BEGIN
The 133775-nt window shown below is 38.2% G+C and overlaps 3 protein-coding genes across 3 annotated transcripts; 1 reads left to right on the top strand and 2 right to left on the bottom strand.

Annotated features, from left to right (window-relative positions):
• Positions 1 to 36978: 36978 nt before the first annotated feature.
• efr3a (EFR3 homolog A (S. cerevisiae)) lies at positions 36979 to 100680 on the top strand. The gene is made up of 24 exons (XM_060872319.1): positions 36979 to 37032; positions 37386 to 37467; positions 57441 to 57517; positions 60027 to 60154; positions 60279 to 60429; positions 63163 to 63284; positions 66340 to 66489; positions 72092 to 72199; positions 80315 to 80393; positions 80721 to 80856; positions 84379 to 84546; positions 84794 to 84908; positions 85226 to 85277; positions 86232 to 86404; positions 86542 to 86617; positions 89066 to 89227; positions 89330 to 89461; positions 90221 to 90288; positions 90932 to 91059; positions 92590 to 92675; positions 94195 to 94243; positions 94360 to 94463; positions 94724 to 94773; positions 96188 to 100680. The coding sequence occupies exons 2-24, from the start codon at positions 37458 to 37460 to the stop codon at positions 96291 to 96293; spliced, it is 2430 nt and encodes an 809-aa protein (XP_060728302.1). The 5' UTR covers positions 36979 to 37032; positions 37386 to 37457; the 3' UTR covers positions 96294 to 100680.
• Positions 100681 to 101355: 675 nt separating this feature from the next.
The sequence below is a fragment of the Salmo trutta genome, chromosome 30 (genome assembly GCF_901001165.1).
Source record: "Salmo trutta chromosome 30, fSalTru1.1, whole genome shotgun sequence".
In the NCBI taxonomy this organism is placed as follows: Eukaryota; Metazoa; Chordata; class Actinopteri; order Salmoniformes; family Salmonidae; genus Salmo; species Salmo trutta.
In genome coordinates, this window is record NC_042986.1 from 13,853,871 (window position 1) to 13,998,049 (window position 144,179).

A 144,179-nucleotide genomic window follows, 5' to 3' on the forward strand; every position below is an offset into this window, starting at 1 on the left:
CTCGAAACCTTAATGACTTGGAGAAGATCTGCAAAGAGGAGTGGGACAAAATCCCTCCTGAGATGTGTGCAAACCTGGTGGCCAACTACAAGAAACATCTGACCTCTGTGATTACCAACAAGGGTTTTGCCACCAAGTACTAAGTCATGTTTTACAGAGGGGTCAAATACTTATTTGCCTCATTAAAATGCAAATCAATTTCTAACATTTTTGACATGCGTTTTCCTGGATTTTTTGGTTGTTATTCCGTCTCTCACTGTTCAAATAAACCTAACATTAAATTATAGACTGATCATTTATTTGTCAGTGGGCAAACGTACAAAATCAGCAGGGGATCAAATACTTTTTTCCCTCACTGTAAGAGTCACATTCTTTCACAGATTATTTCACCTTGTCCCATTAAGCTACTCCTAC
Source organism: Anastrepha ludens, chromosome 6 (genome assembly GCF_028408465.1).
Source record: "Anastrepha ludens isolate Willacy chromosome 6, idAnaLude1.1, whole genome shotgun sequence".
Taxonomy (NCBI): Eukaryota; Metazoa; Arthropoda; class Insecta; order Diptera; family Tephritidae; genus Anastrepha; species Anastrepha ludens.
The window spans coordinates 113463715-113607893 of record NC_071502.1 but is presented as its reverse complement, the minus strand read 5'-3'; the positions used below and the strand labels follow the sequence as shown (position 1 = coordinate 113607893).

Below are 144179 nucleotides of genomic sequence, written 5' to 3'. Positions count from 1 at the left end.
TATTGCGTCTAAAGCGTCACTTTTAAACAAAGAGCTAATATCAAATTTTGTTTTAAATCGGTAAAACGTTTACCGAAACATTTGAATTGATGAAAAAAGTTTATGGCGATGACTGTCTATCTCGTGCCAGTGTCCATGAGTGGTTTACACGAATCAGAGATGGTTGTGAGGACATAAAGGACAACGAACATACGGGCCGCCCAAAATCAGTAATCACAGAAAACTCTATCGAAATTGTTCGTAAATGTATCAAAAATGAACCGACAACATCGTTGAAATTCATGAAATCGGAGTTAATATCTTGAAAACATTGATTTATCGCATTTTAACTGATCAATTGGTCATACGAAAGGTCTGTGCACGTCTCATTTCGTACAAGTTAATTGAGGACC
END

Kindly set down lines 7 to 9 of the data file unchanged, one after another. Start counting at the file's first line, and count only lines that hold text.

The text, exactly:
Source record: "Salmo trutta chromosome 30, fSalTru1.1, whole genome shotgun sequence".
In the NCBI taxonomy this organism is placed as follows: Eukaryota; Metazoa; Chordata; class Actinopteri; order Salmoniformes; family Salmonidae; genus Salmo; species Salmo trutta.
In genome coordinates, this window is record NC_042986.1 from 13,853,871 (window position 1) to 13,998,049 (window position 144,179).